It’s probably safe to assume that Winter-Dewhirst’s $550,000 annual salary (his predecessor Jim Hallion struggled through on a more modest $425,000) is considerably more than he ever saw in his colourful musical career. Safe, too, to assume that public servants don’t take kindly to being told to take a proverbial haircut by a notoriously hirsute former frontman.

But the whole enterprise does cast considerable doubt on Labor’s commitment to public sector reform, which has been long-standing and underwhelming.

Rob Kerin’s Liberals lost the 2006 election (badly) for many reasons, but a prominent one was a key manifesto pledge to slash the public service by 4000 jobs, a statement of intent that incited a swift and merciless offensive blitz from the PSA, effectively gifting the ALP free television advertising in a campaign in which the Libs couldn’t afford their own TV ads until the last week (and even then managed to misspell “Labo(u)r”)!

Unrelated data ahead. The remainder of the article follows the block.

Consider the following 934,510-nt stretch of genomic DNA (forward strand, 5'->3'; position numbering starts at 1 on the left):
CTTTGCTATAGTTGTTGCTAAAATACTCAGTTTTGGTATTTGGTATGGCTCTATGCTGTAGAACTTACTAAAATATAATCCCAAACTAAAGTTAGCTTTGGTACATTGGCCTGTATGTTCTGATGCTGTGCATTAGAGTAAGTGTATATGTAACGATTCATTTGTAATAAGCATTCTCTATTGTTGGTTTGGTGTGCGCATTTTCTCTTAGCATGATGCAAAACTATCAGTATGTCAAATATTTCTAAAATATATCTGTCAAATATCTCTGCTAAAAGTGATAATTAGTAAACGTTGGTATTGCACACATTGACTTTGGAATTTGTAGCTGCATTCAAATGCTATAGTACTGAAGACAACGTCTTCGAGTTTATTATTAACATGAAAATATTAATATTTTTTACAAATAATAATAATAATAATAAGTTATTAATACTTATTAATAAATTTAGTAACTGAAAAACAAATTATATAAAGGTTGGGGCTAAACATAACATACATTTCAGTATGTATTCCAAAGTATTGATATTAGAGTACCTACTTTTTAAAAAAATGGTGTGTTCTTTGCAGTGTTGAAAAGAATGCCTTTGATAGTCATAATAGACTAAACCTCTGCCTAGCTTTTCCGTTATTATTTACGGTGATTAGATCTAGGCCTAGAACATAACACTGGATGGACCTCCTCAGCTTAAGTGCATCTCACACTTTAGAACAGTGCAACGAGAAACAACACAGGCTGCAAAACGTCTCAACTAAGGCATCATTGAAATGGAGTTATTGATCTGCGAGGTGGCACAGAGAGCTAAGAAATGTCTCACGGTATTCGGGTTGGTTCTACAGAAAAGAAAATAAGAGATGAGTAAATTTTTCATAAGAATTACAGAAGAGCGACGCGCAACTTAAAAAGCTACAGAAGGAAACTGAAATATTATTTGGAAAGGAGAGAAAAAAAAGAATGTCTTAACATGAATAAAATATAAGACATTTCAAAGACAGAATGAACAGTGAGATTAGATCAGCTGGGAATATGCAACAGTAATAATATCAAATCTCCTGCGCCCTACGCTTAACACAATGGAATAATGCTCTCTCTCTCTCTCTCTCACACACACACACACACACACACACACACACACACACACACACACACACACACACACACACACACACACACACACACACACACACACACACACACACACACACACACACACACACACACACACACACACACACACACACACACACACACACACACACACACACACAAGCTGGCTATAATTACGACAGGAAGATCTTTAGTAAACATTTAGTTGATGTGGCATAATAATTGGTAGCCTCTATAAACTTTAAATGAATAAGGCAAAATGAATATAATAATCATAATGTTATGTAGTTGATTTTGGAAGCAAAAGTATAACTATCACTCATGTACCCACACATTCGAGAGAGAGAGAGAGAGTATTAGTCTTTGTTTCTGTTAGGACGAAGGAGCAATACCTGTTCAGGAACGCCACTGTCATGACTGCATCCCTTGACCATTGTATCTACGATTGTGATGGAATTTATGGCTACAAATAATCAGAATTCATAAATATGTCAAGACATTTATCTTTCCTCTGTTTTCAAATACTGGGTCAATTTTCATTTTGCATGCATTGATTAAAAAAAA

In hindsight, of course, axing 4000 public sector jobs seems rather more beige than bold; Weatherill himself as Treasurer in 2013 set a four-year reduction target of 5000 , and Tom Koutsantonis’s 2014 budget eyed off 4080 FTEs by 2018 (subsequently reduced to 2585 in the MYBR).

After Kero’s ill-fated ’06 election bid, Weatherill was appointed as the inaugural minister “Assisting the Premier in Public Sector Management”, promptly establishing the latest in a long line of reviews, this time headed by former Queensland premier Wayne Goss. The idea was that Weatherill would be a Mr Fix-It for the bloated bureaucracy, but the bureaucracy continued to bloat.

Now, as Premier, Weatherill continues to pay lip service to reform. Last week’s Governor’s speech to parliament intimated that the Government “understands it needs to insist upon cultural change within our Public Service if it is to attract the volume of investment needed to create new jobs”. Whatever that means.